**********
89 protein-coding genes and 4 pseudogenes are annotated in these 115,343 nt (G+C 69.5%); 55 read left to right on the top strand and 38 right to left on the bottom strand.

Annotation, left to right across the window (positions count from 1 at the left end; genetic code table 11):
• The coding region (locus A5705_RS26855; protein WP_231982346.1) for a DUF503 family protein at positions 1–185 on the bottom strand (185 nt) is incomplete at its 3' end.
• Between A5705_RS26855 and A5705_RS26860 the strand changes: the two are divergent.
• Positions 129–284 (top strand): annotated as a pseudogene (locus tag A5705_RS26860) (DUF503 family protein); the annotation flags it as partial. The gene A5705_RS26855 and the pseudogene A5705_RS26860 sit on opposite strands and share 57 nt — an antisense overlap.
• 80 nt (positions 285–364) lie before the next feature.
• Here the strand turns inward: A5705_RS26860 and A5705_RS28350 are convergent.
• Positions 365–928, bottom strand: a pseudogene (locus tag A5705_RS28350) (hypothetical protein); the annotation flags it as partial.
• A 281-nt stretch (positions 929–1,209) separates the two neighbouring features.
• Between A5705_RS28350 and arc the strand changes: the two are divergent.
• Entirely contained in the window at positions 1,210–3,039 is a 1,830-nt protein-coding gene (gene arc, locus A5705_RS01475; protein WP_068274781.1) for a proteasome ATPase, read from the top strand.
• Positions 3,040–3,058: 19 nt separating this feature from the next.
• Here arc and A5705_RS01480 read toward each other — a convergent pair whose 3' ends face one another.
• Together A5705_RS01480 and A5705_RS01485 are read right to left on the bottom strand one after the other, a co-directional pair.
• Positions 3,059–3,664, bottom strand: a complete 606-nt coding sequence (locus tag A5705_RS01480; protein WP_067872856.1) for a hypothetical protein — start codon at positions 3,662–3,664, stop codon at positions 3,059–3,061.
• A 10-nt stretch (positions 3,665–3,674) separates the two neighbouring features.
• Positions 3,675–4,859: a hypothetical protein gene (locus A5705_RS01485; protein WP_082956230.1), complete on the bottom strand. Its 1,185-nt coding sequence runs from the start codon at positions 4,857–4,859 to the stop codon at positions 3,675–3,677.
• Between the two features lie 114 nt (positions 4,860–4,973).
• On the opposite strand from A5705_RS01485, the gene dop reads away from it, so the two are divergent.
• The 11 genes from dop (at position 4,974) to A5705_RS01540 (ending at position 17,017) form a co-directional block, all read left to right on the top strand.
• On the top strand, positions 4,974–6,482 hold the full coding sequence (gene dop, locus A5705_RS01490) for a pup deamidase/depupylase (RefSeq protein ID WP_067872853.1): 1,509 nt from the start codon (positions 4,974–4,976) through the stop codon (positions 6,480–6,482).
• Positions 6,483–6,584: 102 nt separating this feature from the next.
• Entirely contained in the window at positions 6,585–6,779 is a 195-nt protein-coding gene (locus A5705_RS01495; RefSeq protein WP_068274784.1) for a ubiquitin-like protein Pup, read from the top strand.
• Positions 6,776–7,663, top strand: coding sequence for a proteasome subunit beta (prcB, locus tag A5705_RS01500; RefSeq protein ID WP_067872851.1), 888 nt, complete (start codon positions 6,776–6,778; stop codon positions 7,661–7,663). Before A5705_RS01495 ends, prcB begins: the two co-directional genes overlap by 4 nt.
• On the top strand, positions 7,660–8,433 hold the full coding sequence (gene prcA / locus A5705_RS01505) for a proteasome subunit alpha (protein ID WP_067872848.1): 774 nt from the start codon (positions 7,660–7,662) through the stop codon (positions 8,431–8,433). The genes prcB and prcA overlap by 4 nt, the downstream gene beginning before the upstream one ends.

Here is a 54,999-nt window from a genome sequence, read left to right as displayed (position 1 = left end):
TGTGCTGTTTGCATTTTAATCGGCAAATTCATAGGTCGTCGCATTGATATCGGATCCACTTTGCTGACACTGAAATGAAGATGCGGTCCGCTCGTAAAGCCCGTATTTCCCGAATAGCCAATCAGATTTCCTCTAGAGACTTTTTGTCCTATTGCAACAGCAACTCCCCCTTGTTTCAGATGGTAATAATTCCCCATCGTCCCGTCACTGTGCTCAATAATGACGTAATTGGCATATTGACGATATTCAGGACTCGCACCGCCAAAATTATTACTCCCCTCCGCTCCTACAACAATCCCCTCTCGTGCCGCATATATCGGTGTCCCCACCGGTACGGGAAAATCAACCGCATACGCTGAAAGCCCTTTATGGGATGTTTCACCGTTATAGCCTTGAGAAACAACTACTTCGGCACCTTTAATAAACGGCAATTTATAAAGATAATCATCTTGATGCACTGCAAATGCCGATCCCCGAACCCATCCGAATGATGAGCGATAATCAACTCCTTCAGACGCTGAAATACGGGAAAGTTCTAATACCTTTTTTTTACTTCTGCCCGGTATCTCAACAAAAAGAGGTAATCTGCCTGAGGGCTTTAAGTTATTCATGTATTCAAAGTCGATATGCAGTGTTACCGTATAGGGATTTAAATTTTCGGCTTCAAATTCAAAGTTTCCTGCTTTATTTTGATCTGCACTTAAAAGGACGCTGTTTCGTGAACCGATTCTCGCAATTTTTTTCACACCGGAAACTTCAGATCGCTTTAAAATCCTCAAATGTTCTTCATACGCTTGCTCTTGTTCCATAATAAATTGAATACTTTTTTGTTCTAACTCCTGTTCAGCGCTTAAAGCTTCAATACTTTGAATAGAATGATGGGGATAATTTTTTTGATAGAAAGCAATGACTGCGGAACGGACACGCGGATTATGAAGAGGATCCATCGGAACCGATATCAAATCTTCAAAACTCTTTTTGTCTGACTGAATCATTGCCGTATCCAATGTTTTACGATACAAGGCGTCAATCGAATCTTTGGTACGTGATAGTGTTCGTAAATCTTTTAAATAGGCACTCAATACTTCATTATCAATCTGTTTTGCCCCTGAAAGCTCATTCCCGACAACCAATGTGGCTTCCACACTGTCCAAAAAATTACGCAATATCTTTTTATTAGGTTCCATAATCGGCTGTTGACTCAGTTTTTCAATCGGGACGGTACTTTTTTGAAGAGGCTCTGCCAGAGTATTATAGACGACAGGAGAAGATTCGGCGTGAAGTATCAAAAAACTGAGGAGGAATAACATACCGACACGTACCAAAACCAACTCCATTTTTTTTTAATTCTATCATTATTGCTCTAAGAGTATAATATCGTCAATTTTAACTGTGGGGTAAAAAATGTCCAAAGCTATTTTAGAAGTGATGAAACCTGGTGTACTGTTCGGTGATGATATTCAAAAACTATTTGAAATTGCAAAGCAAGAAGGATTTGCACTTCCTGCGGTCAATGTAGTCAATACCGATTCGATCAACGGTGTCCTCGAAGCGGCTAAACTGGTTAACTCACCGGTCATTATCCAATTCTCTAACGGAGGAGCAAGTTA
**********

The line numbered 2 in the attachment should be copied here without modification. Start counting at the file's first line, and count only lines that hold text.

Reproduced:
Annotation, left to right across the window (positions count from 1 at the left end; genetic code table 11):